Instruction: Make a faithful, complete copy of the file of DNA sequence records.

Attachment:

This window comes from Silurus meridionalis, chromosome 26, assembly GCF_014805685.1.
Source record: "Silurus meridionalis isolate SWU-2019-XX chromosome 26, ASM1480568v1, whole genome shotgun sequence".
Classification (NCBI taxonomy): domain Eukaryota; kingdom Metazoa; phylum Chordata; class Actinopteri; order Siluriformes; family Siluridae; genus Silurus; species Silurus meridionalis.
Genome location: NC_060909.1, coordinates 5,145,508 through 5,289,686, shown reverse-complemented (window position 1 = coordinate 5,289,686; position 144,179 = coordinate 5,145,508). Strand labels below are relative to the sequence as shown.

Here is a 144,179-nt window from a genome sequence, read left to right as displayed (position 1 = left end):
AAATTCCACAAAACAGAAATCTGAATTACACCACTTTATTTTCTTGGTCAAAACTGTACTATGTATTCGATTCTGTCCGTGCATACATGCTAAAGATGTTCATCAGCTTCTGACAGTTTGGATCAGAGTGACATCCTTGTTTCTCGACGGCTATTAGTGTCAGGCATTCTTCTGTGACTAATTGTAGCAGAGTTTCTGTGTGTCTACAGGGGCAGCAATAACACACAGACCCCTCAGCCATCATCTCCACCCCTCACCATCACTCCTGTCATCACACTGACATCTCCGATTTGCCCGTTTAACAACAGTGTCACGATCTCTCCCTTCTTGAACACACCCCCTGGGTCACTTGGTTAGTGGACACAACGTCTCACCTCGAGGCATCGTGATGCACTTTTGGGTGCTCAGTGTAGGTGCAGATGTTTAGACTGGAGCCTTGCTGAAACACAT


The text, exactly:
This window comes from Silurus meridionalis, chromosome 26, assembly GCF_014805685.1.
Source record: "Silurus meridionalis isolate SWU-2019-XX chromosome 26, ASM1480568v1, whole genome shotgun sequence".
Classification (NCBI taxonomy): domain Eukaryota; kingdom Metazoa; phylum Chordata; class Actinopteri; order Siluriformes; family Siluridae; genus Silurus; species Silurus meridionalis.
Genome location: NC_060909.1, coordinates 5,145,508 through 5,289,686, shown reverse-complemented (window position 1 = coordinate 5,289,686; position 144,179 = coordinate 5,145,508). Strand labels below are relative to the sequence as shown.

Here is a 144,179-nt window from a genome sequence, read left to right as displayed (position 1 = left end):
AAATTCCACAAAACAGAAATCTGAATTACACCACTTTATTTTCTTGGTCAAAACTGTACTATGTATTCGATTCTGTCCGTGCATACATGCTAAAGATGTTCATCAGCTTCTGACAGTTTGGATCAGAGTGACATCCTTGTTTCTCGACGGCTATTAGTGTCAGGCATTCTTCTGTGACTAATTGTAGCAGAGTTTCTGTGTGTCTACAGGGGCAGCAATAACACACAGACCCCTCAGCCATCATCTCCACCCCTCACCATCACTCCTGTCATCACACTGACATCTCCGATTTGCCCGTTTAACAACAGTGTCACGATCTCTCCCTTCTTGAACACACCCCCTGGGTCACTTGGTTAGTGGACACAACGTCTCACCTCGAGGCATCGTGATGCACTTTTGGGTGCTCAGTGTAGGTGCAGATGTTTAGACTGGAGCCTTGCTGAAACACAT